Background: Resorption of maxillary incisor roots because of an impacted canine is a well-recognized phenomenon that occurs in a surprisingly high proportion of patients with impacted canines. In this retrospective study, we studied a sample of patients in whom the resorption was particularly severe.
Methods: The sample consisted of 11 patients (age, 11.8 +/- 1.2 years) with 20 severely resorbed maxillary incisors. The amount of resorption was measured at the outset (T1), when the impacted canine was distanced from the incisor root area (T2), at the completion of the orthodontic treatment (T3), and at a follow-up appointment at least 1 year posttreatment (T4).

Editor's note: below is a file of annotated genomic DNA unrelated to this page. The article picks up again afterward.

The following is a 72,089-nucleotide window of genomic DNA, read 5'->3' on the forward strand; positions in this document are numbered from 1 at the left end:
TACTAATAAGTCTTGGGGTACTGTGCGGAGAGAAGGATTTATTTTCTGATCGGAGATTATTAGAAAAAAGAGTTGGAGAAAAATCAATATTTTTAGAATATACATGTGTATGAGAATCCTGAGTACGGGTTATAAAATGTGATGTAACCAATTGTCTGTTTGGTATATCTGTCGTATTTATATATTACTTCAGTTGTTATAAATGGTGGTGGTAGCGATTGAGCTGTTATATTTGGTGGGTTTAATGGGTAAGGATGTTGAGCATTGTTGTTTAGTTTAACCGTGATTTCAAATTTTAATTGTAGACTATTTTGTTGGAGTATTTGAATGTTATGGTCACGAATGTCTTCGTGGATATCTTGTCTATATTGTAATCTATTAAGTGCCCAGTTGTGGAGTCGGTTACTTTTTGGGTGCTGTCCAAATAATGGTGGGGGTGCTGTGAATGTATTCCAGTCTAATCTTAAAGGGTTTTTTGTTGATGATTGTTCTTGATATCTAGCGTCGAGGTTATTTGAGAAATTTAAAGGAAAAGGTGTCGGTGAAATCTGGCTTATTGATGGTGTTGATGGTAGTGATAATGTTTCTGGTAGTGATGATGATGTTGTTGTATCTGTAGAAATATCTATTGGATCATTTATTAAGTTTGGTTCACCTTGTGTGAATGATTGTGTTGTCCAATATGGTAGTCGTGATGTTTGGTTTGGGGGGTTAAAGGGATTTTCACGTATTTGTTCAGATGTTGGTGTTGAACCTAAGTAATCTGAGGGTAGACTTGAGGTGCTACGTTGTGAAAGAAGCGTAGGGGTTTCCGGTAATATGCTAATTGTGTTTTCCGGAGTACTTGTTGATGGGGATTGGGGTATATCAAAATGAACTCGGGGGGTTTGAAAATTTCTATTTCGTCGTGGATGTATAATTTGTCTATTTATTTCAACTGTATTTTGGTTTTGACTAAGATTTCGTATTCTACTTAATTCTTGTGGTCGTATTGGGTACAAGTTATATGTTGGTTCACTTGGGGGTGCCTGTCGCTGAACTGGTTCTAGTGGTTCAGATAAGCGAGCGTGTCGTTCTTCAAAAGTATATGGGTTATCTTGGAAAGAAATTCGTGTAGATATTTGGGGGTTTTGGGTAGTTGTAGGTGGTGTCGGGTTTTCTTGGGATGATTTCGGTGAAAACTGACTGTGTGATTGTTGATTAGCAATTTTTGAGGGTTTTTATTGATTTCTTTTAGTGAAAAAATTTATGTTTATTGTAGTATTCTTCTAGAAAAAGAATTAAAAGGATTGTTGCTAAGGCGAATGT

Results: A 17.2% increase in the crown/root ratio occurred due to aggressive continued resorption between T1 and T2. The resorption rate reduced to an almost insignificant level, despite continued and often appreciable orthodontic movement of the resorbed teeth from T2 to T3.
Conclusions: Patients with impacted canines should be screened for resorption and the impacted tooth treated as soon as possible. The resorption process can be halted and the affected tooth moved orthodontically without further risk of resorption. In the long term, with early treatment, even severely resorbed teeth do not suffer from increased mobility or discoloration and might not require splinting.